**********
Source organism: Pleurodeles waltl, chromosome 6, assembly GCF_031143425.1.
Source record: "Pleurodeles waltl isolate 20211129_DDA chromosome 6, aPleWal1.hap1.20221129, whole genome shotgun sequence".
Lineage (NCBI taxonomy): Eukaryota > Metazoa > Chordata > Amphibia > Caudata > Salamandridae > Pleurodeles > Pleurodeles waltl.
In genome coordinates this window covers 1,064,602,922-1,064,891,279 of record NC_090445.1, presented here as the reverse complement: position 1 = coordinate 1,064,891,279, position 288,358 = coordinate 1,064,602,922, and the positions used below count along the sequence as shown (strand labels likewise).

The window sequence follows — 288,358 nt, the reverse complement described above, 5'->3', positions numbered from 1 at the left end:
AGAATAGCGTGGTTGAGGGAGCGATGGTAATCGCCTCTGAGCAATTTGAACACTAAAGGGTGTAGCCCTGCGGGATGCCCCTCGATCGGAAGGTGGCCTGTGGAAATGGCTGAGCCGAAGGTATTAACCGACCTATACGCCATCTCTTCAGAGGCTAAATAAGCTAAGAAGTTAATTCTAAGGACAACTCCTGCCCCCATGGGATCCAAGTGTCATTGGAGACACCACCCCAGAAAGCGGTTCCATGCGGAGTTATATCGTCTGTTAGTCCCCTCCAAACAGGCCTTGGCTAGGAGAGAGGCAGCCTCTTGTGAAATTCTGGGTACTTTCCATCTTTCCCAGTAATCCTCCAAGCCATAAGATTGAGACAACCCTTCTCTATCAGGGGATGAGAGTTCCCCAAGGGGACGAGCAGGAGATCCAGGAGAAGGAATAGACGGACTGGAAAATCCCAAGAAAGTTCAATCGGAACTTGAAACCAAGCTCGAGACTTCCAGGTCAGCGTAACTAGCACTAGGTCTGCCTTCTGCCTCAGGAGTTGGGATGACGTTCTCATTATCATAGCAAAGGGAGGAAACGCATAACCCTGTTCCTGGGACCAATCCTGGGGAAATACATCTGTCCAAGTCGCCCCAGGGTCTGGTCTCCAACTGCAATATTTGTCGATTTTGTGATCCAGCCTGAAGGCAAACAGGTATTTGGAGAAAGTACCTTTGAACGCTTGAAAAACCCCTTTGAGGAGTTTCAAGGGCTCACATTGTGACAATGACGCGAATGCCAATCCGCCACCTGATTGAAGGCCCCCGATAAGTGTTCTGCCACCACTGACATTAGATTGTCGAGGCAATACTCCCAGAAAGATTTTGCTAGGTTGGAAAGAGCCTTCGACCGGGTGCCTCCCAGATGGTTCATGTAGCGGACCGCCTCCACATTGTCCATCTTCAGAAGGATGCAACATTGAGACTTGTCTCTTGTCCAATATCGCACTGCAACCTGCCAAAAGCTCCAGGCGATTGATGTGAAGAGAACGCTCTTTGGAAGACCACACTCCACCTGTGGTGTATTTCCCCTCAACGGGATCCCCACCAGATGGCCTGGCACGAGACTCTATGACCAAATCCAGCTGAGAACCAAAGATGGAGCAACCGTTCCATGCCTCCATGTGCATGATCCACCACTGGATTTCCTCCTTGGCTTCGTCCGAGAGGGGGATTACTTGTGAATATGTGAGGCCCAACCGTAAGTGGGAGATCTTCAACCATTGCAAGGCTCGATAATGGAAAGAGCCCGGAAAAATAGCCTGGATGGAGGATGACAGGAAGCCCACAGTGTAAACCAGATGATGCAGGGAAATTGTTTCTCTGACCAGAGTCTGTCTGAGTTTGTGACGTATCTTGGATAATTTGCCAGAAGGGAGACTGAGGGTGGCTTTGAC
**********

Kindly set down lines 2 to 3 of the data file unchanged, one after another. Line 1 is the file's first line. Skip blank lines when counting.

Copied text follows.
Source record: "Pleurodeles waltl isolate 20211129_DDA chromosome 6, aPleWal1.hap1.20221129, whole genome shotgun sequence".
Lineage (NCBI taxonomy): Eukaryota > Metazoa > Chordata > Amphibia > Caudata > Salamandridae > Pleurodeles > Pleurodeles waltl.